England in the Mediterranean: A Study of the Rise and Influence of British Power within the Straits 1603-1713 - Vol. 2

By Julian S. Corbett | Go to book overview

CHAPTER XXIII
LOUIS XIV. AND SICILY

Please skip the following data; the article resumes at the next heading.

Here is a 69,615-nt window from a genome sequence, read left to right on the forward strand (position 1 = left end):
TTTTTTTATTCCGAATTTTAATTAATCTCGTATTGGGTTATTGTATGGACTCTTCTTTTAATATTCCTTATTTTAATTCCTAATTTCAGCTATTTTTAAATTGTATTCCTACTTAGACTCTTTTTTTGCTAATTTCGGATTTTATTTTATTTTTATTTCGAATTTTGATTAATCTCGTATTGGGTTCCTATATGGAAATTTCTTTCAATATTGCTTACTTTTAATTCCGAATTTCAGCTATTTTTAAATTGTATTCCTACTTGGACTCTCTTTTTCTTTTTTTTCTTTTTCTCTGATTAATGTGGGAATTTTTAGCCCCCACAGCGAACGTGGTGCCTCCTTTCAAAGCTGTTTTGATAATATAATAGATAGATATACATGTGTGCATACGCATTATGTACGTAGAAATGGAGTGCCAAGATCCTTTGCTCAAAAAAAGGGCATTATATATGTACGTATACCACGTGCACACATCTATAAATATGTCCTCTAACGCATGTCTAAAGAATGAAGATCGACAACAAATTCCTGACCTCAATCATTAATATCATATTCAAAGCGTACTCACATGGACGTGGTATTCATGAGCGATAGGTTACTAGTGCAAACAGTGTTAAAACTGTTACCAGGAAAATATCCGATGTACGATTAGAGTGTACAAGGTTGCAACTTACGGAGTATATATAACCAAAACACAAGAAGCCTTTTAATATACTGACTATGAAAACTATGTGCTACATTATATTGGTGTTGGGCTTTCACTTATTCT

THE significance of the new movement lay in the fact that the European situation had by this time definitely assumed the aspect which we associate with the age of Louis XIV. The Triple Alliance, which Temple had negotiated, had failed to check the career of France, as it was doomed to fail, seeing that contemporaneously with it Charles was arranging his secret understanding with the French King behind his Ambassador's back. By the astounding treaty of Dover, which he had concluded under the influence of his idolised sister, Henriette d'Orléans, he had practically placed his foreign policy in Louis's keeping. In return for aiding him to establish a Catholic despotism in England, Louis was to have a free hand and even assistance in his imperial and counter- Reformation policy. So secret was the incredible project kept that for generations afterwards historians were baffled in seeking a key to Charles's bewildering policy. By the nation it was felt rather than understood--felt like some ghostly terror which could not be defined or grappled, but still was there, haunting its rest and scaring its resistance into insensate panic. The first manifestation of the great design, as we have seen, was Charles's joining Louis in the late war upon Holland, and the first uneasy movement of the nation compelled him to desert his Catholic ally. The instinct of the people began to show them the war was a blow at Protestantism.

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